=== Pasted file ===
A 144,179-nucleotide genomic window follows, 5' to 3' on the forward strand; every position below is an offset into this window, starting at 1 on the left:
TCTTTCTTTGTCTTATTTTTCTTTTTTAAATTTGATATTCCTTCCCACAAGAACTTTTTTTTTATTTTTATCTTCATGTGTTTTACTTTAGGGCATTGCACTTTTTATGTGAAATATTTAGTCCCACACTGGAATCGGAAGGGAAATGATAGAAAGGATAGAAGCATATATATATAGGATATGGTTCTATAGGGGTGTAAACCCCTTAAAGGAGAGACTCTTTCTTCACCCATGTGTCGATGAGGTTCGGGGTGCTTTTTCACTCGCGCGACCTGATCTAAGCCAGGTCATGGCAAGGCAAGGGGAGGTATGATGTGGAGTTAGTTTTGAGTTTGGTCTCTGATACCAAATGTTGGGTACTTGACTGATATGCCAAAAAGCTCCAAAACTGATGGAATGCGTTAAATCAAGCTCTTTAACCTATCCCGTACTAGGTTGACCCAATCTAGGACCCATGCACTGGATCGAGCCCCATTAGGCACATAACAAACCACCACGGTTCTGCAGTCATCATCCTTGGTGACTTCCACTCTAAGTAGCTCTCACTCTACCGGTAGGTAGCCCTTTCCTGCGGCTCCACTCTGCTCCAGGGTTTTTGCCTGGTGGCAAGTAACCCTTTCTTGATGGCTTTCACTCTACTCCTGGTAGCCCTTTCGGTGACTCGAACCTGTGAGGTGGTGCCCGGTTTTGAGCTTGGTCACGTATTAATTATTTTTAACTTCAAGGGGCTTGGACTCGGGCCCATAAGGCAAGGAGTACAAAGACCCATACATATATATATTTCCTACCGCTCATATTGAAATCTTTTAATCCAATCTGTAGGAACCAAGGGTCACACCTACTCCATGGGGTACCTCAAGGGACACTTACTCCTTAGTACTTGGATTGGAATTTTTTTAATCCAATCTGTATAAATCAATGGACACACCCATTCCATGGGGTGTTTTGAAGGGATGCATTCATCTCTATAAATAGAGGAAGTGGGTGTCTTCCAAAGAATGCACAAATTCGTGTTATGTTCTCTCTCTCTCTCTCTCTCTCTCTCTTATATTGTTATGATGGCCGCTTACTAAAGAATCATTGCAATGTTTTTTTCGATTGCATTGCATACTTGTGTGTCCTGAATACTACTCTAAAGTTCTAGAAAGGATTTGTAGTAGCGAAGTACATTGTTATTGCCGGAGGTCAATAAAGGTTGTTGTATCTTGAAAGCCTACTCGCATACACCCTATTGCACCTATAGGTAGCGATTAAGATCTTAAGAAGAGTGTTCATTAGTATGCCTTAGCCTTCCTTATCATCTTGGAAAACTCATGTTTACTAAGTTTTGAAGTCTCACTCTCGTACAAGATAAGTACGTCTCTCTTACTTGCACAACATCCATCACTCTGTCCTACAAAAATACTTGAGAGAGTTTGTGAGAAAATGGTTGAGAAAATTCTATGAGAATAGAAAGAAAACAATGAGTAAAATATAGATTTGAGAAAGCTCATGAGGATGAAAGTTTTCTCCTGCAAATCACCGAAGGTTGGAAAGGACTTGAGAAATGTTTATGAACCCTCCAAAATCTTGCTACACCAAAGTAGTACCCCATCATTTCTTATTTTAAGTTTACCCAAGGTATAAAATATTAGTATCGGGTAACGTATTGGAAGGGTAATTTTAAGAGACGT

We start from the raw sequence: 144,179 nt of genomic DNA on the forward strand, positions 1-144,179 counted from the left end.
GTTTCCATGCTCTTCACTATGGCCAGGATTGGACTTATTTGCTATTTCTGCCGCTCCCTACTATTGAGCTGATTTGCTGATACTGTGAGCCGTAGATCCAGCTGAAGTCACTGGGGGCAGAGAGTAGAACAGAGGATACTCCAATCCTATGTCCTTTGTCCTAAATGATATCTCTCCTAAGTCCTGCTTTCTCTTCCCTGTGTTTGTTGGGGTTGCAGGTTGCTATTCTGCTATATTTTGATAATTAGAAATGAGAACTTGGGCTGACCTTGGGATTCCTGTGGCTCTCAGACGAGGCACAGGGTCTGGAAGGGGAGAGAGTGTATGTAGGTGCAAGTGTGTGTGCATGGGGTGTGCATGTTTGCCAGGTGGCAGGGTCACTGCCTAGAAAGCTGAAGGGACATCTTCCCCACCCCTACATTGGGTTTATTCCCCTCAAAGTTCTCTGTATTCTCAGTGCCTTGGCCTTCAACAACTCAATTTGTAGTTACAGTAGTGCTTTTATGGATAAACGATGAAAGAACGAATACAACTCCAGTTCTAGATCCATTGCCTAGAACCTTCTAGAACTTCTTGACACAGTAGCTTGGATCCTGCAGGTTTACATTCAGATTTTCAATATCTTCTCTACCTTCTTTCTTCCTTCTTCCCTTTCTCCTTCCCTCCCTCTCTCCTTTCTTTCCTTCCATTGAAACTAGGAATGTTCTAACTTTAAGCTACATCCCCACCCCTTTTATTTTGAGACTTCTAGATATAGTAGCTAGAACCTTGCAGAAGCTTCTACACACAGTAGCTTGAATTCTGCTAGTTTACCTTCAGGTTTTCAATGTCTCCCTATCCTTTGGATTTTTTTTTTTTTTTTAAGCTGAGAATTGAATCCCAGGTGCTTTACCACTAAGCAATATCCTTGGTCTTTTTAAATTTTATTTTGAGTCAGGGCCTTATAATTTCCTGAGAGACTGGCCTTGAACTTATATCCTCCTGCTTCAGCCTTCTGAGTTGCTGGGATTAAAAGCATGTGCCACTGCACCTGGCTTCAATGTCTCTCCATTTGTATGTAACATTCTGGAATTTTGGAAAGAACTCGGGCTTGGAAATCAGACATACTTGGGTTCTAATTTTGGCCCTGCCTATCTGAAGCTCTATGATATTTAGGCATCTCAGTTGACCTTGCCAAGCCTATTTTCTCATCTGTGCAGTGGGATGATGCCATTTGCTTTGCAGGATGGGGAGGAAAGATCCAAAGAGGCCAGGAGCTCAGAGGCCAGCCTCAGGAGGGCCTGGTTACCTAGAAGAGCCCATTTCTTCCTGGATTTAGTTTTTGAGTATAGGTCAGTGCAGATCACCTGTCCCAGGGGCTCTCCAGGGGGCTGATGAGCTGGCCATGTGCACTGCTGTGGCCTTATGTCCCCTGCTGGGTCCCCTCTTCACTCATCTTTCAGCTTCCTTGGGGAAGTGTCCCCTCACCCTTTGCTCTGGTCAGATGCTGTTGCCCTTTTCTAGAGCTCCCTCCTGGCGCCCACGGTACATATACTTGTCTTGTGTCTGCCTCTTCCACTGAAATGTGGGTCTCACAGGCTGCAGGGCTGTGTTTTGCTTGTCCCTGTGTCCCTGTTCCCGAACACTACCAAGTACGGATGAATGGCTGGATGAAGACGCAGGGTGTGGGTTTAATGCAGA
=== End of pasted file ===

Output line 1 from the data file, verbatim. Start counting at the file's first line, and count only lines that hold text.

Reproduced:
A 144,179-nucleotide genomic window follows, 5' to 3' on the forward strand; every position below is an offset into this window, starting at 1 on the left: